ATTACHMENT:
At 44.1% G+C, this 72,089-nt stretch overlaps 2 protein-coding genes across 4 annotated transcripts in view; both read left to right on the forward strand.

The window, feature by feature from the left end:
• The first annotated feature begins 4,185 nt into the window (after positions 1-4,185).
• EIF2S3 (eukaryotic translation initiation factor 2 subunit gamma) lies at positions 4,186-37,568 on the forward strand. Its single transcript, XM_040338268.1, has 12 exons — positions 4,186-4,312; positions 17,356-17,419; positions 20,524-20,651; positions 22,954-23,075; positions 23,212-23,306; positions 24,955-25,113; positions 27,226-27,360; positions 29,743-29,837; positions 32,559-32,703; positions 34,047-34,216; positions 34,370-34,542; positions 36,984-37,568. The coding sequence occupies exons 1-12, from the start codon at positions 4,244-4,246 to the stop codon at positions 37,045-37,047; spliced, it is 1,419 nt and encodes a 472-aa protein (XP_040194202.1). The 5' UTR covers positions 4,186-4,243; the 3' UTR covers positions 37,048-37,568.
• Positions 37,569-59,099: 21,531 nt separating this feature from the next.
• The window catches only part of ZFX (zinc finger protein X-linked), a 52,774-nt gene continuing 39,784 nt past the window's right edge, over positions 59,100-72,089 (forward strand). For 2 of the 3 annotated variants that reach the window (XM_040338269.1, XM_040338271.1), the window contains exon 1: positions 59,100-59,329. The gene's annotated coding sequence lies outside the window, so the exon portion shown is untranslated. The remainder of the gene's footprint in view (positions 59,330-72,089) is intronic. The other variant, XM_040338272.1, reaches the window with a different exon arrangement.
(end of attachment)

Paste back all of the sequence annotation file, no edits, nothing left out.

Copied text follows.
At 44.1% G+C, this 72,089-nt stretch overlaps 2 protein-coding genes across 4 annotated transcripts in view; both read left to right on the forward strand.

The window, feature by feature from the left end:
• The first annotated feature begins 4,185 nt into the window (after positions 1-4,185).
• EIF2S3 (eukaryotic translation initiation factor 2 subunit gamma) lies at positions 4,186-37,568 on the forward strand. Its single transcript, XM_040338268.1, has 12 exons — positions 4,186-4,312; positions 17,356-17,419; positions 20,524-20,651; positions 22,954-23,075; positions 23,212-23,306; positions 24,955-25,113; positions 27,226-27,360; positions 29,743-29,837; positions 32,559-32,703; positions 34,047-34,216; positions 34,370-34,542; positions 36,984-37,568. The coding sequence occupies exons 1-12, from the start codon at positions 4,244-4,246 to the stop codon at positions 37,045-37,047; spliced, it is 1,419 nt and encodes a 472-aa protein (XP_040194202.1). The 5' UTR covers positions 4,186-4,243; the 3' UTR covers positions 37,048-37,568.
• Positions 37,569-59,099: 21,531 nt separating this feature from the next.
• The window catches only part of ZFX (zinc finger protein X-linked), a 52,774-nt gene continuing 39,784 nt past the window's right edge, over positions 59,100-72,089 (forward strand). For 2 of the 3 annotated variants that reach the window (XM_040338269.1, XM_040338271.1), the window contains exon 1: positions 59,100-59,329. The gene's annotated coding sequence lies outside the window, so the exon portion shown is untranslated. The remainder of the gene's footprint in view (positions 59,330-72,089) is intronic. The other variant, XM_040338272.1, reaches the window with a different exon arrangement.